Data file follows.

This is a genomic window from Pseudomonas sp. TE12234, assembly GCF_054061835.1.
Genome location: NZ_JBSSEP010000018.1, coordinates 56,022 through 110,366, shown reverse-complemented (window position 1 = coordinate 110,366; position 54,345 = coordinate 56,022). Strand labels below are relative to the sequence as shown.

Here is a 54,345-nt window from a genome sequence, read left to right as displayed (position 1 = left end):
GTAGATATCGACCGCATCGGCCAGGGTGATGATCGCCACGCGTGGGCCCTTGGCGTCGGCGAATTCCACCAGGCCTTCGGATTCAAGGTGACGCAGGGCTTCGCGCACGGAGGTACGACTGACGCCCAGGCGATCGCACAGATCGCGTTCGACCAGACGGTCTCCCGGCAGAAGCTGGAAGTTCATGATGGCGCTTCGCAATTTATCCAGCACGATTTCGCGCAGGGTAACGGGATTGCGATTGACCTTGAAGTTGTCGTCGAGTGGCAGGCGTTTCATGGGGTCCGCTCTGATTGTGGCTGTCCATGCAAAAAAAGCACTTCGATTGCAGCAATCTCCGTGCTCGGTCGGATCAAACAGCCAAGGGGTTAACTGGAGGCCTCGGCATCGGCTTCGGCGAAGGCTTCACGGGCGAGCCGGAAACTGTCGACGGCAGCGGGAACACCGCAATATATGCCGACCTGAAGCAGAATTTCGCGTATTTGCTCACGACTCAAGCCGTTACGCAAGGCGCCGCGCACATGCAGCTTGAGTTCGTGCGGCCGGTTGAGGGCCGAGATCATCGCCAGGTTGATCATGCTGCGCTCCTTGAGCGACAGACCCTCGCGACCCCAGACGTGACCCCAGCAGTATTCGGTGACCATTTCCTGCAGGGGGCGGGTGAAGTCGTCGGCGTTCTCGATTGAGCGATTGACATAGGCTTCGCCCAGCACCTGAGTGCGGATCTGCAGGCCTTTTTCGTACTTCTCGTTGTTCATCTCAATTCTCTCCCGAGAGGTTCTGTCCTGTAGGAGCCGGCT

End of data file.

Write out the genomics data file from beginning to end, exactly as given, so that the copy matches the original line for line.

This is a genomic window from Pseudomonas sp. TE12234, assembly GCF_054061835.1.
Genome location: NZ_JBSSEP010000018.1, coordinates 56,022 through 110,366, shown reverse-complemented (window position 1 = coordinate 110,366; position 54,345 = coordinate 56,022). Strand labels below are relative to the sequence as shown.

Here is a 54,345-nt window from a genome sequence, read left to right as displayed (position 1 = left end):
GTAGATATCGACCGCATCGGCCAGGGTGATGATCGCCACGCGTGGGCCCTTGGCGTCGGCGAATTCCACCAGGCCTTCGGATTCAAGGTGACGCAGGGCTTCGCGCACGGAGGTACGACTGACGCCCAGGCGATCGCACAGATCGCGTTCGACCAGACGGTCTCCCGGCAGAAGCTGGAAGTTCATGATGGCGCTTCGCAATTTATCCAGCACGATTTCGCGCAGGGTAACGGGATTGCGATTGACCTTGAAGTTGTCGTCGAGTGGCAGGCGTTTCATGGGGTCCGCTCTGATTGTGGCTGTCCATGCAAAAAAAGCACTTCGATTGCAGCAATCTCCGTGCTCGGTCGGATCAAACAGCCAAGGGGTTAACTGGAGGCCTCGGCATCGGCTTCGGCGAAGGCTTCACGGGCGAGCCGGAAACTGTCGACGGCAGCGGGAACACCGCAATATATGCCGACCTGAAGCAGAATTTCGCGTATTTGCTCACGACTCAAGCCGTTACGCAAGGCGCCGCGCACATGCAGCTTGAGTTCGTGCGGCCGGTTGAGGGCCGAGATCATCGCCAGGTTGATCATGCTGCGCTCCTTGAGCGACAGACCCTCGCGACCCCAGACGTGACCCCAGCAGTATTCGGTGACCATTTCCTGCAGGGGGCGGGTGAAGTCGTCGGCGTTCTCGATTGAGCGATTGACATAGGCTTCGCCCAGCACCTGAGTGCGGATCTGCAGGCCTTTTTCGTACTTCTCGTTGTTCATCTCAATTCTCTCCCGAGAGGTTCTGTCCTGTAGGAGCCGGCT